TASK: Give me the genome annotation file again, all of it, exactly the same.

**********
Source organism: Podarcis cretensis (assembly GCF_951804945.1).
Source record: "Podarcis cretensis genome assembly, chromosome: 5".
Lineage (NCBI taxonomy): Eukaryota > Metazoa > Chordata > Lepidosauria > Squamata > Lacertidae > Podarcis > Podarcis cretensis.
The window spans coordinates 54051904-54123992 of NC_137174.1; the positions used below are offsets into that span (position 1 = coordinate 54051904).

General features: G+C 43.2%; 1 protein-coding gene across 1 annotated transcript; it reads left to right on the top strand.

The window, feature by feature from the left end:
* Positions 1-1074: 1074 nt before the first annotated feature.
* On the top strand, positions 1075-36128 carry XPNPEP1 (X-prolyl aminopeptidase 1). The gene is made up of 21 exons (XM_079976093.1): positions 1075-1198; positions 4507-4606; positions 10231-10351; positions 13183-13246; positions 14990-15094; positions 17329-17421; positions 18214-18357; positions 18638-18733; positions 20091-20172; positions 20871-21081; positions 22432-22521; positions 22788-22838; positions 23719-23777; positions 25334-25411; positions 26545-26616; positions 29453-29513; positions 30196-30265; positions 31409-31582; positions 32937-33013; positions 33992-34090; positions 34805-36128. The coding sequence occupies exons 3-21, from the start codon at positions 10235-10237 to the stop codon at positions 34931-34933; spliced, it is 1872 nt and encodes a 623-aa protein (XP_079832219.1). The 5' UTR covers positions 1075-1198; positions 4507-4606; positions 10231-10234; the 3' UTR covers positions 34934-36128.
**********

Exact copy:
Source organism: Podarcis cretensis (assembly GCF_951804945.1).
Source record: "Podarcis cretensis genome assembly, chromosome: 5".
Lineage (NCBI taxonomy): Eukaryota > Metazoa > Chordata > Lepidosauria > Squamata > Lacertidae > Podarcis > Podarcis cretensis.
The window spans coordinates 54051904-54123992 of NC_137174.1; the positions used below are offsets into that span (position 1 = coordinate 54051904).

General features: G+C 43.2%; 1 protein-coding gene across 1 annotated transcript; it reads left to right on the top strand.

The window, feature by feature from the left end:
* Positions 1-1074: 1074 nt before the first annotated feature.
* On the top strand, positions 1075-36128 carry XPNPEP1 (X-prolyl aminopeptidase 1). The gene is made up of 21 exons (XM_079976093.1): positions 1075-1198; positions 4507-4606; positions 10231-10351; positions 13183-13246; positions 14990-15094; positions 17329-17421; positions 18214-18357; positions 18638-18733; positions 20091-20172; positions 20871-21081; positions 22432-22521; positions 22788-22838; positions 23719-23777; positions 25334-25411; positions 26545-26616; positions 29453-29513; positions 30196-30265; positions 31409-31582; positions 32937-33013; positions 33992-34090; positions 34805-36128. The coding sequence occupies exons 3-21, from the start codon at positions 10235-10237 to the stop codon at positions 34931-34933; spliced, it is 1872 nt and encodes a 623-aa protein (XP_079832219.1). The 5' UTR covers positions 1075-1198; positions 4507-4606; positions 10231-10234; the 3' UTR covers positions 34934-36128.